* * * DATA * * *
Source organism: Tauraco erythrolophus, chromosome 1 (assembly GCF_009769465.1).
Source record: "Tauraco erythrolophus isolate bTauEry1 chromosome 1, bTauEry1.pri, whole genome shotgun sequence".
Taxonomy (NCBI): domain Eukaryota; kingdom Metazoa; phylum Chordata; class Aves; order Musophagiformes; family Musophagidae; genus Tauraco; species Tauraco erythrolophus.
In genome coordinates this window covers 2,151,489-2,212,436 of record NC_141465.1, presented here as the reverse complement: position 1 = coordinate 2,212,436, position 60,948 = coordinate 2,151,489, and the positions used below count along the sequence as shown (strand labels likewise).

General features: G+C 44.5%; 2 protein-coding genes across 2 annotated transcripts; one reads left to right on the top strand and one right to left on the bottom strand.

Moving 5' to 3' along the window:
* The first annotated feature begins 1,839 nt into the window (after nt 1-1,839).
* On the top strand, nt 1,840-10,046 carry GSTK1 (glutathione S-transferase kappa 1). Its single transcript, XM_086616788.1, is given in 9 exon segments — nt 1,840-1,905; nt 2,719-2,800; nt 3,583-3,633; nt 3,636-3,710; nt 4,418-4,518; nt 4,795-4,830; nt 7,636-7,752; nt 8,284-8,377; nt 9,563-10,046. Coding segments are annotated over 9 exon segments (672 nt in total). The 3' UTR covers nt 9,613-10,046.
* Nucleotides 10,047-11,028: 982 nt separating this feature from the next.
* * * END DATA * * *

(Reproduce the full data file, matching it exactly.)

Source organism: Tauraco erythrolophus, chromosome 1 (assembly GCF_009769465.1).
Source record: "Tauraco erythrolophus isolate bTauEry1 chromosome 1, bTauEry1.pri, whole genome shotgun sequence".
Taxonomy (NCBI): domain Eukaryota; kingdom Metazoa; phylum Chordata; class Aves; order Musophagiformes; family Musophagidae; genus Tauraco; species Tauraco erythrolophus.
In genome coordinates this window covers 2,151,489-2,212,436 of record NC_141465.1, presented here as the reverse complement: position 1 = coordinate 2,212,436, position 60,948 = coordinate 2,151,489, and the positions used below count along the sequence as shown (strand labels likewise).

General features: G+C 44.5%; 2 protein-coding genes across 2 annotated transcripts; one reads left to right on the top strand and one right to left on the bottom strand.

Moving 5' to 3' along the window:
* The first annotated feature begins 1,839 nt into the window (after nt 1-1,839).
* On the top strand, nt 1,840-10,046 carry GSTK1 (glutathione S-transferase kappa 1). Its single transcript, XM_086616788.1, is given in 9 exon segments — nt 1,840-1,905; nt 2,719-2,800; nt 3,583-3,633; nt 3,636-3,710; nt 4,418-4,518; nt 4,795-4,830; nt 7,636-7,752; nt 8,284-8,377; nt 9,563-10,046. Coding segments are annotated over 9 exon segments (672 nt in total). The 3' UTR covers nt 9,613-10,046.
* Nucleotides 10,047-11,028: 982 nt separating this feature from the next.